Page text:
auto-1515464_1920

 

Jaguar Land Rover must pay £19,152.01 in damages to a worker of Afro-Caribbean decent. A tribunal found that the man’s colleagues and managers had racially abused him while at work. The man, Paul Hoyte lost his job last year, after not working for nearly two years due to poor health.

Damages awarded for racial harassment

The panel heard that colleagues had called Mr Hoyte ‘Abo’, a racist slang word derived from the word Aboriginal. He also claimed they referred to him as the ‘black guy with a big afro’ at the Solihull car plant. The judgment ruled that it didn’t matter whether the workers had meant the word as a deliberate racial insult. Using that word constitutes harassment and significantly impugned Mr Hoyte’s dignity. However, it said ‘black guy with a big afro’, was a blunt description and not a breach of the Equalities Act.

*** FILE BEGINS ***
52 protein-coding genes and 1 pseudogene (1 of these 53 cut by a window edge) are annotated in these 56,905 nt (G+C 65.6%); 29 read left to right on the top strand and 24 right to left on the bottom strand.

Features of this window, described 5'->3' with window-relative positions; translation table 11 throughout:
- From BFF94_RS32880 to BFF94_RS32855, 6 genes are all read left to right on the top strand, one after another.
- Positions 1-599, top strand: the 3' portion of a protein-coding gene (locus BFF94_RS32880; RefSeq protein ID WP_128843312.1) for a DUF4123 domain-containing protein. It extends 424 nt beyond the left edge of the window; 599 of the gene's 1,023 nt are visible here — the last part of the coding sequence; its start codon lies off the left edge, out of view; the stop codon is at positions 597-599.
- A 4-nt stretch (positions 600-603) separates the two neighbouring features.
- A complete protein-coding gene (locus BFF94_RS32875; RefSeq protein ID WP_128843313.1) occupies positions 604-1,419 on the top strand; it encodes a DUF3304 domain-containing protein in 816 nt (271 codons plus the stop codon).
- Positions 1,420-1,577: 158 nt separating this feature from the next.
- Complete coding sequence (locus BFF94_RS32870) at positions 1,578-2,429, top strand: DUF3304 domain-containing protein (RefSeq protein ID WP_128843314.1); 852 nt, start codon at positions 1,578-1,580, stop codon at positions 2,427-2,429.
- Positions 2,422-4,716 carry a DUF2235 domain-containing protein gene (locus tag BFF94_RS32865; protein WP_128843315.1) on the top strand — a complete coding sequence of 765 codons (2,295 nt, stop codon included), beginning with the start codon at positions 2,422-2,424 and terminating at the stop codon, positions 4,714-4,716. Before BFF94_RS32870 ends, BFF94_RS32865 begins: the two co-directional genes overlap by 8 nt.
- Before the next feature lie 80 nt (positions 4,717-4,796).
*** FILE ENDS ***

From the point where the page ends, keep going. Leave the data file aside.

Claim for unfair dismissal rejected

But the tribunal panel rejected Mr Hoyte’s claim for unfair dismissal. It believed the employer had dismissed Mr Hoyte fairly, due to his capability and not because of race or disabilities. Mr Hoyte hadn’t worked for nearly two years due to his ill health. The panel concluded that as he showed no prospect of returning to work, the employer could reasonably terminate his employment.

Demeaning process for toilet breaks

Mr Hoyte suffered from depression, anxiety and irritable bowel syndrome (IBS). Due to the IBS, he needed regular toilet breaks. However, he had to ask managers’ permission each time he needed to leave his workstation. The tribunal did agree that this was intrusive to his reasonable privacy and dignity. Given the nature of his medical condition, the panel considered the rule to be embarrassing and demeaning, particularly as it did not affect non-disabled workers.

Failure to acknowledge employee sensitivities

The tribunal concluded that Jaguar Land Rover is not an institutionally racist employer, or that its’ working environment enables racism. But it did believe that the employer had failed to acknowledge the appropriate sensitivities of its workers.

An article by HR Solutions, providers of practical HR advice